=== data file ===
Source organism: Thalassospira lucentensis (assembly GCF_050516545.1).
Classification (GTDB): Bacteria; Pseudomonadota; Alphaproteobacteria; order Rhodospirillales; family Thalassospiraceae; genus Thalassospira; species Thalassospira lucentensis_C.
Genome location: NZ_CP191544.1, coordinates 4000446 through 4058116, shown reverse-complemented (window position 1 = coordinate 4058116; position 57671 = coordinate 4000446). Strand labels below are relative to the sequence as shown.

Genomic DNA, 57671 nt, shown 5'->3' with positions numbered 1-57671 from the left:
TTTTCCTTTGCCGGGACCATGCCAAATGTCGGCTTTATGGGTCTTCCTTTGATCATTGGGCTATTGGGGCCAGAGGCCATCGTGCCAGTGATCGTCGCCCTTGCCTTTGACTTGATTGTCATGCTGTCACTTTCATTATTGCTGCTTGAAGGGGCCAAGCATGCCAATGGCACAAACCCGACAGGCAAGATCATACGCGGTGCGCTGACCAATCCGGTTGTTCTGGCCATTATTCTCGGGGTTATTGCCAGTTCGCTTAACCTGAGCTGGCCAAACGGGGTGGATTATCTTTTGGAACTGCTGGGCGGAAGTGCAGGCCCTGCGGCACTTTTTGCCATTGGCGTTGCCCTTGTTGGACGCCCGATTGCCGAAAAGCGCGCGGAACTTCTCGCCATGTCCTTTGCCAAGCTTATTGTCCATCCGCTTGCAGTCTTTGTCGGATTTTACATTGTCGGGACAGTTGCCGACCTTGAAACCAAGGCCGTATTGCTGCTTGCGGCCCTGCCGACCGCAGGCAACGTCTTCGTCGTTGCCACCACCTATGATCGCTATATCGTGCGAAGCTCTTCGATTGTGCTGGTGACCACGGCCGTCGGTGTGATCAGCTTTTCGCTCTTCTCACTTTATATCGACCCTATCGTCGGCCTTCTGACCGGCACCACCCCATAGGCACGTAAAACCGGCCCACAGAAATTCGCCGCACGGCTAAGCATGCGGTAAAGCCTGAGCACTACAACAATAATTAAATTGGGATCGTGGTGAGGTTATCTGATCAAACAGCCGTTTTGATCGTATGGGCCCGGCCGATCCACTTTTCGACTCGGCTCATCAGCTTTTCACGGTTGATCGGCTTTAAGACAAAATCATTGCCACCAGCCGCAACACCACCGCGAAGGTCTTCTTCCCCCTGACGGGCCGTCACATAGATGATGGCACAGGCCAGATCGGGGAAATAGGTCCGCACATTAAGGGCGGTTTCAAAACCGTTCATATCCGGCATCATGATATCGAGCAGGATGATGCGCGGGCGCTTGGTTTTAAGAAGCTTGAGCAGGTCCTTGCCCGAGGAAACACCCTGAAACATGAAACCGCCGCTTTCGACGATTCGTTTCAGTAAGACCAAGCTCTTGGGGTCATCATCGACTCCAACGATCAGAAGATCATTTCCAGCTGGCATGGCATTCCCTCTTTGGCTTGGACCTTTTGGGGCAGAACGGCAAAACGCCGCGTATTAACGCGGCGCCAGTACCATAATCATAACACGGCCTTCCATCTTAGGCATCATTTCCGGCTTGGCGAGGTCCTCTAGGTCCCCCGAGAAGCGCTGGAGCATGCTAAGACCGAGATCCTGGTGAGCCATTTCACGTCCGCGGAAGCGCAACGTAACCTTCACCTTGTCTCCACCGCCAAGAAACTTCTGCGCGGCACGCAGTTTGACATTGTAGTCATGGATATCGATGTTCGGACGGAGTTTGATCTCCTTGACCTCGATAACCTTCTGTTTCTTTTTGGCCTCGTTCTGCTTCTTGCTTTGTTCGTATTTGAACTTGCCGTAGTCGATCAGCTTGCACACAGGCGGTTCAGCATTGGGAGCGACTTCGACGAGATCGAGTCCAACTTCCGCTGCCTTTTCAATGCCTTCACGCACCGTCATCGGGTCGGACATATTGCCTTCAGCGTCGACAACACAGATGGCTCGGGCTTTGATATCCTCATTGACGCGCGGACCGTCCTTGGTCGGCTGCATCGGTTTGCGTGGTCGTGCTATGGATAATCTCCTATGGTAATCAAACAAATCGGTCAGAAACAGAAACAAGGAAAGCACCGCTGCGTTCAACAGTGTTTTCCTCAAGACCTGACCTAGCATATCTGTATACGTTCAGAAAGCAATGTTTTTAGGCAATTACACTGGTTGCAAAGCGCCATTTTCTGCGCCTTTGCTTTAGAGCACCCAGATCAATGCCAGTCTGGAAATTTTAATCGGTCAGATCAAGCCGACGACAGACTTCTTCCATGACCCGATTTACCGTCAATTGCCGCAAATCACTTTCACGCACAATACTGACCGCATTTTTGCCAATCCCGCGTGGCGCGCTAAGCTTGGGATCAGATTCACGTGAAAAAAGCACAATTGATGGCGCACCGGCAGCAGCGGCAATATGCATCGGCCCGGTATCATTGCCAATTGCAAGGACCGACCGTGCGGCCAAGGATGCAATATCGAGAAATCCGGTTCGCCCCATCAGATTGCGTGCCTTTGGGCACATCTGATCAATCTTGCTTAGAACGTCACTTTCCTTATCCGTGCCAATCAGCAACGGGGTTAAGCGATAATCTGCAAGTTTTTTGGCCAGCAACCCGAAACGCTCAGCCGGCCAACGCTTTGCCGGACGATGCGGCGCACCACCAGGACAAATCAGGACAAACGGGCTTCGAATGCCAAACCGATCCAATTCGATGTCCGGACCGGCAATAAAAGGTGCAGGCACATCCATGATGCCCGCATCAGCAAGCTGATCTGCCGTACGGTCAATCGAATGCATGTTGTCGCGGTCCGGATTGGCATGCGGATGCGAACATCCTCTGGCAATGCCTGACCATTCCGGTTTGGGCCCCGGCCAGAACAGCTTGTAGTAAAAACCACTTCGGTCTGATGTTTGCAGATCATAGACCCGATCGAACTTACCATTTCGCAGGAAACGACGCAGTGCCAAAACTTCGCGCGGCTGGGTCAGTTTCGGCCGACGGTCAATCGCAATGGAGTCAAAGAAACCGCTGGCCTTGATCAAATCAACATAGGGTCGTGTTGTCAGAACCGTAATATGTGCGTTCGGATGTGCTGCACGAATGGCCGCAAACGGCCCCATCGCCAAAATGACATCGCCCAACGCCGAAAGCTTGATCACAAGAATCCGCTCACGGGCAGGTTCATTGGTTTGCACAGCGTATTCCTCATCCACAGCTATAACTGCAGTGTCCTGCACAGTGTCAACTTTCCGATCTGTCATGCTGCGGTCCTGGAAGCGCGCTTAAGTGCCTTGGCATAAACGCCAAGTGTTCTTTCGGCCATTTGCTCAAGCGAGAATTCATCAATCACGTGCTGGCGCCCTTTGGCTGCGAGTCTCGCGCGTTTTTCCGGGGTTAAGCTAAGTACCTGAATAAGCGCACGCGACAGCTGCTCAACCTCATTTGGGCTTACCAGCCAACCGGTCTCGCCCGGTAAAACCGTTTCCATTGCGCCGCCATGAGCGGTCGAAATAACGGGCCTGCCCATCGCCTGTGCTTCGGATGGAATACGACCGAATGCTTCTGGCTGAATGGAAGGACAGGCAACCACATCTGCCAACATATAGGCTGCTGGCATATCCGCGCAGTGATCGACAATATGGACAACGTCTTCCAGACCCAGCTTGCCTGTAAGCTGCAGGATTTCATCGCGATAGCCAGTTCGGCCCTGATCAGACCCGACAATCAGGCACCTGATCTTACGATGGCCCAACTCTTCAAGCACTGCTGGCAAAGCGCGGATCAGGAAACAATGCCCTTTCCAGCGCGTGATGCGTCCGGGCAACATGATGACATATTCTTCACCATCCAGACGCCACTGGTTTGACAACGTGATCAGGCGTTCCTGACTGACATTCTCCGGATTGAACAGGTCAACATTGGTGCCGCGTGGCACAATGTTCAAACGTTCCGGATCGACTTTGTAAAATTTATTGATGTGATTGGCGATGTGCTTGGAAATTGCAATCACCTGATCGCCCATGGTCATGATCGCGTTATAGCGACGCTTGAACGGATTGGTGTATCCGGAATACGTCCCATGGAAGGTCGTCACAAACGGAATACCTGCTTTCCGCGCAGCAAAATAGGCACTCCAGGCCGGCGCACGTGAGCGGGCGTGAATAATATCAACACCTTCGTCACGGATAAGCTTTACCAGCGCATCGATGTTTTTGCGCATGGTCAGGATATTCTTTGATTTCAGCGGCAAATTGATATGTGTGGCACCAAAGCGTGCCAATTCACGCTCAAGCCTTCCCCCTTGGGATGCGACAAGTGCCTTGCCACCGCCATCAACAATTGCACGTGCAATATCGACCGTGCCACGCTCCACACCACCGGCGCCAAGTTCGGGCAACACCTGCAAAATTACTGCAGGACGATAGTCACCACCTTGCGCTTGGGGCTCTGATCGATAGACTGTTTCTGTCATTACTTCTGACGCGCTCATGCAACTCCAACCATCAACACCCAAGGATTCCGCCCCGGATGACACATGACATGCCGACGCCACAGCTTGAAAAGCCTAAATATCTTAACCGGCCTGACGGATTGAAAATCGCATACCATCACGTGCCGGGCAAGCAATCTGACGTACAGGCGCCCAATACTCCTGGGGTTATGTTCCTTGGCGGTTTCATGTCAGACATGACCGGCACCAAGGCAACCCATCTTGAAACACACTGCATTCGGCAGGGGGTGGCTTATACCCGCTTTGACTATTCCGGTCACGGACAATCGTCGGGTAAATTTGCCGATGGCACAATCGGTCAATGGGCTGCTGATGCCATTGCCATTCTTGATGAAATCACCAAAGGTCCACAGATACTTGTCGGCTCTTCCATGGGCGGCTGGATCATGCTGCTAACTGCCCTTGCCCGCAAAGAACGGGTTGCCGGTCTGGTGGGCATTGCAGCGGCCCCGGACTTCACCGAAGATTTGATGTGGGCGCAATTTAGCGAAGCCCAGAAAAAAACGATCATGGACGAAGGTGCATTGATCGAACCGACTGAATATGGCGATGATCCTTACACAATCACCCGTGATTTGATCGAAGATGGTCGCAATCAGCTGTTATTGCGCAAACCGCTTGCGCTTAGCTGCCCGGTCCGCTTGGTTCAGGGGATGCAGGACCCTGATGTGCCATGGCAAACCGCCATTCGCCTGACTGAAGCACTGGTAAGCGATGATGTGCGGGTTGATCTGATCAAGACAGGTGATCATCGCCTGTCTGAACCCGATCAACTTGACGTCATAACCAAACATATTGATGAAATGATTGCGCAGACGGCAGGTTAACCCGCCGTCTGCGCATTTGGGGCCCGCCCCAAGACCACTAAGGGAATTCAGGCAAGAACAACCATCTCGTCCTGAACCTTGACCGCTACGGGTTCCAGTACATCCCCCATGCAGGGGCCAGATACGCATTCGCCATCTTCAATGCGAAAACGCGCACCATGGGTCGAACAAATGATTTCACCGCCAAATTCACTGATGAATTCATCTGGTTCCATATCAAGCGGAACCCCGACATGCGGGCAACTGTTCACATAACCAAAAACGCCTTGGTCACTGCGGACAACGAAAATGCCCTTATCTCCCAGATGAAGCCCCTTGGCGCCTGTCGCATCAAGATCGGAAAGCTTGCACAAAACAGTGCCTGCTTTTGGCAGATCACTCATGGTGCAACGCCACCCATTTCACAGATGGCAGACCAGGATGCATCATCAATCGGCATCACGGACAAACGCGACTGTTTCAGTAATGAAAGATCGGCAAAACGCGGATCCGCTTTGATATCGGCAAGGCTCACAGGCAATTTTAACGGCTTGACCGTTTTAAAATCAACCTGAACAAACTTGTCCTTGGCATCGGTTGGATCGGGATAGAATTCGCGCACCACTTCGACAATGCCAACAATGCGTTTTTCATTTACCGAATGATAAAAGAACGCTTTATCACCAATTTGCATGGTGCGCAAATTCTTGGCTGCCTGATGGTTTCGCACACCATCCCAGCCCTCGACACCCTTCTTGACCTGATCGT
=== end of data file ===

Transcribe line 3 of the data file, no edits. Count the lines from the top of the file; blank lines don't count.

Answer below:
Genome location: NZ_CP191544.1, coordinates 4000446 through 4058116, shown reverse-complemented (window position 1 = coordinate 4058116; position 57671 = coordinate 4000446). Strand labels below are relative to the sequence as shown.